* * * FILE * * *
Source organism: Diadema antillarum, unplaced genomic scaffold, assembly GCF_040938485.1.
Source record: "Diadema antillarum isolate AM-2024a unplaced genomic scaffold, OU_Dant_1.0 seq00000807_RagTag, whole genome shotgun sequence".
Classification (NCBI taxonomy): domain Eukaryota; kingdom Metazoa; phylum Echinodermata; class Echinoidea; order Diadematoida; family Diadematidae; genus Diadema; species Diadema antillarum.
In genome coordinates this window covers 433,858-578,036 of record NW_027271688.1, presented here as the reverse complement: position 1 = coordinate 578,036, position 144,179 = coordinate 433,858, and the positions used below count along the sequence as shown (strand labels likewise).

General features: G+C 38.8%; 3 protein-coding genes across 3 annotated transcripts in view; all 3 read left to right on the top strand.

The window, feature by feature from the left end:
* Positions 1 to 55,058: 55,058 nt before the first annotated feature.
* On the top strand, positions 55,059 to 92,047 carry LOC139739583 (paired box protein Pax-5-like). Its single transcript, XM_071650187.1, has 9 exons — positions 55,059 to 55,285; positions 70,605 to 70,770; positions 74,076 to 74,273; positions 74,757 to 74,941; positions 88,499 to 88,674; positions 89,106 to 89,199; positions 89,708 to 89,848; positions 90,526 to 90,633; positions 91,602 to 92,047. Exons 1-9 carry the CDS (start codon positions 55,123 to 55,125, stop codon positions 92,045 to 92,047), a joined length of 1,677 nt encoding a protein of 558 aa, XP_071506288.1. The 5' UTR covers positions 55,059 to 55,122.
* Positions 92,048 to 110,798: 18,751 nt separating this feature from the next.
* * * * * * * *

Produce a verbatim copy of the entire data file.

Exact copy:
Source organism: Diadema antillarum, unplaced genomic scaffold, assembly GCF_040938485.1.
Source record: "Diadema antillarum isolate AM-2024a unplaced genomic scaffold, OU_Dant_1.0 seq00000807_RagTag, whole genome shotgun sequence".
Classification (NCBI taxonomy): domain Eukaryota; kingdom Metazoa; phylum Echinodermata; class Echinoidea; order Diadematoida; family Diadematidae; genus Diadema; species Diadema antillarum.
In genome coordinates this window covers 433,858-578,036 of record NW_027271688.1, presented here as the reverse complement: position 1 = coordinate 578,036, position 144,179 = coordinate 433,858, and the positions used below count along the sequence as shown (strand labels likewise).

General features: G+C 38.8%; 3 protein-coding genes across 3 annotated transcripts in view; all 3 read left to right on the top strand.

The window, feature by feature from the left end:
* Positions 1 to 55,058: 55,058 nt before the first annotated feature.
* On the top strand, positions 55,059 to 92,047 carry LOC139739583 (paired box protein Pax-5-like). Its single transcript, XM_071650187.1, has 9 exons — positions 55,059 to 55,285; positions 70,605 to 70,770; positions 74,076 to 74,273; positions 74,757 to 74,941; positions 88,499 to 88,674; positions 89,106 to 89,199; positions 89,708 to 89,848; positions 90,526 to 90,633; positions 91,602 to 92,047. Exons 1-9 carry the CDS (start codon positions 55,123 to 55,125, stop codon positions 92,045 to 92,047), a joined length of 1,677 nt encoding a protein of 558 aa, XP_071506288.1. The 5' UTR covers positions 55,059 to 55,122.
* Positions 92,048 to 110,798: 18,751 nt separating this feature from the next.